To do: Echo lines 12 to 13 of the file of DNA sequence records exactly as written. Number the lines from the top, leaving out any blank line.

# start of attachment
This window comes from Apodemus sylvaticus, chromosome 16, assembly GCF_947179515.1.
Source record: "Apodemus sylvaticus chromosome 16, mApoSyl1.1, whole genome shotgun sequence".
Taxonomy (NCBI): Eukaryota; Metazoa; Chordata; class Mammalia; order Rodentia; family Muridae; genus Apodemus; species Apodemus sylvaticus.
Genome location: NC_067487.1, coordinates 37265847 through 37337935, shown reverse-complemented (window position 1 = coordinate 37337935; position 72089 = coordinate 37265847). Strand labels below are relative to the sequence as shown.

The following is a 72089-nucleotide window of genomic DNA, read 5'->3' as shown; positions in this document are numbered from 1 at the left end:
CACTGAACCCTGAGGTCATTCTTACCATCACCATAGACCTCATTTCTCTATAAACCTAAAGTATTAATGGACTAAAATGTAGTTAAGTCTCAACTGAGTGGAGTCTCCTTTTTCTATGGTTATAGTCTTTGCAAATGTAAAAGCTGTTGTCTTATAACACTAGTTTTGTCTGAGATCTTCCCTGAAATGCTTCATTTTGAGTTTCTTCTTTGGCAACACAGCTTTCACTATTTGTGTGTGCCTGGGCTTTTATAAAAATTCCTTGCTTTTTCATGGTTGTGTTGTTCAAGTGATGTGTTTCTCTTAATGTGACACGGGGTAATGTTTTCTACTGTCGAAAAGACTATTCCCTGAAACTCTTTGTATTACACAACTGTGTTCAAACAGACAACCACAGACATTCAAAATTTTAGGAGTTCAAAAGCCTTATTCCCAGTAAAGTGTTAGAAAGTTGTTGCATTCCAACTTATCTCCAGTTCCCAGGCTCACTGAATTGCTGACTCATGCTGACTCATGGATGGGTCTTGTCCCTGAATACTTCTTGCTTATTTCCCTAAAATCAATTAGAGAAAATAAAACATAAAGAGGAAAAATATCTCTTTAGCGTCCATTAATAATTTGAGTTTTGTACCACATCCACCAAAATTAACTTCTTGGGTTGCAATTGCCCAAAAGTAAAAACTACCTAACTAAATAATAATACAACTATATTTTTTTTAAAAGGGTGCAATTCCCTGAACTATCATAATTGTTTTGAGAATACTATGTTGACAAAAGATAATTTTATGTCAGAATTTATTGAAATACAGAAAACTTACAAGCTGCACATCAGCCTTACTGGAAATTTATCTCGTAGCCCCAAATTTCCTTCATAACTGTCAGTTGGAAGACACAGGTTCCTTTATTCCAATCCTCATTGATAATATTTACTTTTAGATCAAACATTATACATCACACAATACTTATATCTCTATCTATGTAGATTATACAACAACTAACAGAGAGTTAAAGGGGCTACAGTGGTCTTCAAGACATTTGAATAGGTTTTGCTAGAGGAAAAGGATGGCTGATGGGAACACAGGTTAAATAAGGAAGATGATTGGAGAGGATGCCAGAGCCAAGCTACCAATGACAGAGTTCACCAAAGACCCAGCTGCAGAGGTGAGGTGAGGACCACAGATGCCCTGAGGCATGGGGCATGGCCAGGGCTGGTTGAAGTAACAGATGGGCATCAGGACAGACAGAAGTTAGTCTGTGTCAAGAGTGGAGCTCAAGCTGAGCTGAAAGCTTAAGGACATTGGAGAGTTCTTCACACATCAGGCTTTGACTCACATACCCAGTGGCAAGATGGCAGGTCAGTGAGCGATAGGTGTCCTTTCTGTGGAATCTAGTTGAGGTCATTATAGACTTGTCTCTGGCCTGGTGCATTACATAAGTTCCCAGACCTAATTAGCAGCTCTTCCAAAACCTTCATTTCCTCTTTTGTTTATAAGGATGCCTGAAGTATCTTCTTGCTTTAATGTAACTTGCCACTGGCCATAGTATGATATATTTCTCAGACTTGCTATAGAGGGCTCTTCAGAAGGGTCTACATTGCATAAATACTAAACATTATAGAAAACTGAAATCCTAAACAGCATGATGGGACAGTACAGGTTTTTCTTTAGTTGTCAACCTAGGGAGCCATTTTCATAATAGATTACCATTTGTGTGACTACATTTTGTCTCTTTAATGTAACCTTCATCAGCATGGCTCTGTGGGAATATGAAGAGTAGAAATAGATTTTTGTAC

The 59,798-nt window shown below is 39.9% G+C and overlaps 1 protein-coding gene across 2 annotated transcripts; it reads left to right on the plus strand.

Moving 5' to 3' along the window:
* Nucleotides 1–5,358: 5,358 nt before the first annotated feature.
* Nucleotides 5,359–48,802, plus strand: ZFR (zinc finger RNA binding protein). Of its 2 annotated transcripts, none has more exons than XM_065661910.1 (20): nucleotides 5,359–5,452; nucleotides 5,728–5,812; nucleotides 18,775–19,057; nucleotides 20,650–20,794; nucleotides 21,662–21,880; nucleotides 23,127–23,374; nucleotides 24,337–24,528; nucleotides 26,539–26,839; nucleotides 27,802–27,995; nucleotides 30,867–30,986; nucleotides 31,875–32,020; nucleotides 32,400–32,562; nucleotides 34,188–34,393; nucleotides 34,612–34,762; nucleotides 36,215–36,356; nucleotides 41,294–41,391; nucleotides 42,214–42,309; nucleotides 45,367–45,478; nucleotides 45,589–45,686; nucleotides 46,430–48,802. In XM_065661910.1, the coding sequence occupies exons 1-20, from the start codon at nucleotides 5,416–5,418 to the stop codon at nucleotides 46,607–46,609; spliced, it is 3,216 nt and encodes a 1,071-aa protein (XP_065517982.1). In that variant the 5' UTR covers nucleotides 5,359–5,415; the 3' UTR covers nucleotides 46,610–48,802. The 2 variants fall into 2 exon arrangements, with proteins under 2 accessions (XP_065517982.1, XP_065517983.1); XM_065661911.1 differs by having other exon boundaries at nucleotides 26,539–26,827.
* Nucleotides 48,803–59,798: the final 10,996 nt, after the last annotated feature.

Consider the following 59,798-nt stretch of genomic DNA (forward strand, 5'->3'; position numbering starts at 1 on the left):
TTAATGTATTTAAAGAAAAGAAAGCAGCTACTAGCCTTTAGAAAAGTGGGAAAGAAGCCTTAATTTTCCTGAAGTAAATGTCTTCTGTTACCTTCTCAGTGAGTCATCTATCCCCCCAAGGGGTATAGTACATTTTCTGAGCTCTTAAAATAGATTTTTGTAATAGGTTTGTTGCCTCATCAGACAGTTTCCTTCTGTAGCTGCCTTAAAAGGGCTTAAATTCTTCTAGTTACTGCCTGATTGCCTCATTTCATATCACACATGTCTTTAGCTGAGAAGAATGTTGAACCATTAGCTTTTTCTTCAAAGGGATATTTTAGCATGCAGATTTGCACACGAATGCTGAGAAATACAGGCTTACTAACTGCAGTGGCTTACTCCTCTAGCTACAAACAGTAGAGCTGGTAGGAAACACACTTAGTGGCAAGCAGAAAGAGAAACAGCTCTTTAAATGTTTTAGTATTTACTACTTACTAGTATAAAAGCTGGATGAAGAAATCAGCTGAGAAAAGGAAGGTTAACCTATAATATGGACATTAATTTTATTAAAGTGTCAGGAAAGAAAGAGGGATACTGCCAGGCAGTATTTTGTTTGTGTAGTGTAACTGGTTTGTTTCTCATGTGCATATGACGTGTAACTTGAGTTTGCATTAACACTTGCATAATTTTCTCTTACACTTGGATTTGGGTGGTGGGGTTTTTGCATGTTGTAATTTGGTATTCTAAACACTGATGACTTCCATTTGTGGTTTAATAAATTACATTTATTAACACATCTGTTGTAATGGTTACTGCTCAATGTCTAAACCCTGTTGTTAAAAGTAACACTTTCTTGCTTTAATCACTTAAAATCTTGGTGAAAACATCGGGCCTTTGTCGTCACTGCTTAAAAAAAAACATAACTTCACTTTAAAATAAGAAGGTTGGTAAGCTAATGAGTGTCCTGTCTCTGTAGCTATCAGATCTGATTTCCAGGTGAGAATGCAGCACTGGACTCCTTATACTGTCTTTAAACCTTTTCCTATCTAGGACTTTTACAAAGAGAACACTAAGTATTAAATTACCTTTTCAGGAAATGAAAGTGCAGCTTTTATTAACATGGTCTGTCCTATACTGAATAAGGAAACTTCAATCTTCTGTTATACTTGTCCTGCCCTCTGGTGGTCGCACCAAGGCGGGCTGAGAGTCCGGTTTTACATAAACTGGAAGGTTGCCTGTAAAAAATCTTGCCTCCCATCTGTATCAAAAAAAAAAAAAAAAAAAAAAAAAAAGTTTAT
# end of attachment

Consider the following 59,798-nt stretch of genomic DNA (forward strand, 5'->3'; position numbering starts at 1 on the left):
TTAATGTATTTAAAGAAAAGAAAGCAGCTACTAGCCTTTAGAAAAGTGGGAAAGAAGCCTTAATTTTCCTGAAGTAAATGTCTTCTGTTACCTTCTCAGTGAGTCATCTATCCCCCCAAGGGGTATAGTACATTTTCTGAGCTCTTAAAATAGATTTTTGTAATAGGTTTGTTGCCTCATCAGACAGTTTCCTTCTGTAGCTGCCTTAAAAGGGCTTAAATTCTTCTAGTTACTGCCTGATTGCCTCATTTCATATCACACATGTCTTTAGCTGAGAAGAATGTTGAACCATTAGCTTTTTCTTCAAAGGGATATTTTAGCATGCAGATTTGCACACGAATGCTGAGAAATACAGGCTTACTAACTGCAGTGGCTTACTCCTCTAGCTACAAACAGTAGAGCTGGTAGGAAACACACTTAGTGGCAAGCAGAAAGAGAAACAGCTCTTTAAATGTTTTAGTATTTACTACTTACTAGTATAAAAGCTGGATGAAGAAATCAGCTGAGAAAAGGAAGGTTAACCTATAATATGGACATTAATTTTATTAAAGTGTCAGGAAAGAAAGAGGGATACTGCCAGGCAGTATTTTGTTTGTGTAGTGTAACTGGTTTGTTTCTCATGTGCATATGACGTGTAACTTGAGTTTGCATTAACACTTGCATAATTTTCTCTTACACTTGGATTTGGGTGGTGGGGTTTTTGCATGTTGTAATTTGGTATTCTAAACACTGATGACTTCCATTTGTGGTTTAATAAATTACATTTATTAACACATCTGTTGTAATGGTTACTGCTCAATGTCTAAACCCTGTTGTTAAAAGTAACACTTTCTTGCTTTAATCACTTAAAATCTTGGTGAAAACATCGGGCCTTTGTCGTCACTGCTTAAAAAAAAACATAACTTCACTTTAAAATAAGAAGGTTGGTAAGCTAATGAGTGTCCTGTCTCTGTAGCTATCAGATCTGATTTCCAGGTGAGAATGCAGCACTGGACTCCTTATACTGTCTTTAAACCTTTTCCTATCTAGGACTTTTACAAAGAGAACACTAAGTATTAAATTACCTTTTCAGGAAATGAAAGTGCAGCTTTTATTAACATGGTCTGTCCTATACTGAATAAGGAAACTTCAATCTTCTGTTATACTTGTCCTGCCCTCTGGTGGTCGCACCAAGGCGGGCTGAGAGTCCGGTTTTACATAAACTGGAAGGTTGCCTGTAAAAAATCTTGCCTCCCATCTGTATCAAAAAAAAAAAAAAAAAAAAAAAAAAAGTTTAT